By “Consider Whiteboard Animation,” we don’t simply mean selecting that animation technique for your video. We mean that even if you’re explainer uses motion graphics, character animation, CGI or something else, the principles of what make whiteboard animation compelling can be valuable to your preferred technique. In particular, the idea of “process.”
If nothing else, whiteboard animation is an excellent way to depict processes. The format– in which lines are literally progressing before the viewer’s eyes–lends itself to deconstructing bigger concepts in an accessible way. The viewer feels invested in what’s happening in screen because they are instinctively asking themselves “what’s next?” So, working backwards, a good way to try and re-create that feeling in a non-whiteboard setting is by leveraging the power of process. By breaking down something bigger into smaller slices, you are able to make things more accessible and help set an expectation what what is to ensue.
4. Surprise The Viewer
Nothing keeps a viewer on their toes and curious to keep watching like the element of surprise. And by “surprise,” we don’t mean someone jumping on screen to try and scare the viewer, we mean a surprising choice in the audio or video. These unexpected choices should only occur sporadically as you don’t want to derail the expectations you’ve set for the viewer, but every os often it can be a boost of excitement to zig when they’re expecting a zag.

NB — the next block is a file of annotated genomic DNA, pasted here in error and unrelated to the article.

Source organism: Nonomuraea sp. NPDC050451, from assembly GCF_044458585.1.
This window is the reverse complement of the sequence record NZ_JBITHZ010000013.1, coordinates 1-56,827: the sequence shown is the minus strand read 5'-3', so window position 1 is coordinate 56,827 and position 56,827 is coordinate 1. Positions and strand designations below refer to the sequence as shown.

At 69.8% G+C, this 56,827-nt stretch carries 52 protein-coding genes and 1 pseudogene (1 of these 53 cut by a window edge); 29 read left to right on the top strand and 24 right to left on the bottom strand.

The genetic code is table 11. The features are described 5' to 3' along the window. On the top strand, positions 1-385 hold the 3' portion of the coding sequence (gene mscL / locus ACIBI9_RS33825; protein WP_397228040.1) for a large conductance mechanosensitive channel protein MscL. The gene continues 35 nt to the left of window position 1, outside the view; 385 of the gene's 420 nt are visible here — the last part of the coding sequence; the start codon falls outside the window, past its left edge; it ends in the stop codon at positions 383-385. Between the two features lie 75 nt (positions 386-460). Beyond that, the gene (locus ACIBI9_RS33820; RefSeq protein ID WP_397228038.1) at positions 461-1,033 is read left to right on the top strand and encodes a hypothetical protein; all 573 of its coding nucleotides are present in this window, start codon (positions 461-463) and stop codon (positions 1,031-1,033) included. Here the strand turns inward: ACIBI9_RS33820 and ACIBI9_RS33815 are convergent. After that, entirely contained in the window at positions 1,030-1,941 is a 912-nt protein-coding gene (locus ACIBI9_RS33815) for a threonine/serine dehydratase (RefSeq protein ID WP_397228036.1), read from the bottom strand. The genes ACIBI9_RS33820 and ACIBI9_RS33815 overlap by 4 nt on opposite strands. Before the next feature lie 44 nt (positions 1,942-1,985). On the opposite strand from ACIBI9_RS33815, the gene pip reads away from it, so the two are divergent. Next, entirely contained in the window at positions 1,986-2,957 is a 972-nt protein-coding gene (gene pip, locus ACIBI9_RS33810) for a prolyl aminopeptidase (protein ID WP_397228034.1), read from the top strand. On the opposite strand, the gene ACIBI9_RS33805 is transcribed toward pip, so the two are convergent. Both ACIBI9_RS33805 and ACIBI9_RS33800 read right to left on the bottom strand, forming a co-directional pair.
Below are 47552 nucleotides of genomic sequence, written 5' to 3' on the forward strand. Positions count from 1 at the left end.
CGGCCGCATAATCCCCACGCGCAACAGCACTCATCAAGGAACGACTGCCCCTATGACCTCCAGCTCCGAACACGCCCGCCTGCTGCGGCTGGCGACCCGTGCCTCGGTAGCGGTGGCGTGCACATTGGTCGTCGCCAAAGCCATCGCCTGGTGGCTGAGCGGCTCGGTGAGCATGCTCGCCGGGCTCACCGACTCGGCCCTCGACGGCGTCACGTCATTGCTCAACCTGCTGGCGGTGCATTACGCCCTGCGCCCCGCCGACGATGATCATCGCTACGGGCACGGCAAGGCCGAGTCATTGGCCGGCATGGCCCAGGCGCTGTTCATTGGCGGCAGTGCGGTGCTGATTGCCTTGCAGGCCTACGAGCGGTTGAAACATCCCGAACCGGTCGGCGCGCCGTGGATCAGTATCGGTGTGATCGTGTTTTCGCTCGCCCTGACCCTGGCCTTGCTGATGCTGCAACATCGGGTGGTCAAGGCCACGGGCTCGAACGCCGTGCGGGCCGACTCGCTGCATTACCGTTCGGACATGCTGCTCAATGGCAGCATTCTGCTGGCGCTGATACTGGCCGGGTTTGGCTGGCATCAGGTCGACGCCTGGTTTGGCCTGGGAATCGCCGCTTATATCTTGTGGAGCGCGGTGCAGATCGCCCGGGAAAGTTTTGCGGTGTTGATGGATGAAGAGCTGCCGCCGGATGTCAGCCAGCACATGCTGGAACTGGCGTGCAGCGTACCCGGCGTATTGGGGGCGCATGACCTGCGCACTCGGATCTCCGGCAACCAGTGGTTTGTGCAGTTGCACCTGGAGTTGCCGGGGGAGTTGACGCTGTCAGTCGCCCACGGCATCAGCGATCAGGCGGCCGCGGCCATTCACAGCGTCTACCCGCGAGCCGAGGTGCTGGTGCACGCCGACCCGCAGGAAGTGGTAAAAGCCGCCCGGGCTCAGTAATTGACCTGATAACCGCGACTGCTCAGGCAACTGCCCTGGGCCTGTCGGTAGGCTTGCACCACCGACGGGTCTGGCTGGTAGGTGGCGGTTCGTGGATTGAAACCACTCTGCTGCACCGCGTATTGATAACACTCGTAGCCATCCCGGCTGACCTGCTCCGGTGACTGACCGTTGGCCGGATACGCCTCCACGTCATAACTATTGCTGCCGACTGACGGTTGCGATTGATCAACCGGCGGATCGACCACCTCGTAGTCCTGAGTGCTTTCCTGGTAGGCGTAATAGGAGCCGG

5. Evaluate the Explainer Video As A Whole, But Also In Pieces
Even though our goal is to create a compelling experience from start to finish, it can be hard to evaluate these things as the creator. Especially when you are a stakeholder who is watching the explainer video several times. To avoid viewing fatigue or the trap of re-perceiving the video the same way, it’s often wise to break the explainer down into smaller segments and look at those individually. It’s similar to how a movie director doesn’t edit his film by watching it over and over start to finish, but rather the director evaluates scenes individually and then will see how everything integrates. Taking this approach will not only provide a fresh way of looking at things, but it will inherently help you see the forest for the trees.
6. Now You Know Your ABC’s
Throughout several of the points above, we’ve touched on the idea of progression. This idea that A leads to B leads to C and so forth. To extend that analogy, let’s consider the alphabet song we all sung as kids. It’s a song that, ultimately, was created to teach children the alphabet and, not unlike an explainer video, engages and entertains for the sake of education.
Well, how does the alphabet song end? Do you remember? After X-Y-Z comes “Now I know my ABC’s.” that may seem like a silly throwaway line, but it actually has a lot of value. It’s a moment of self-reflection and empowerment for the learner. Similarly, that’s a feeling we want to create for the viewer (though, of course, on a more complex level!) when we reach the end of our explainer. A sense of empowerment that will spur them to take action.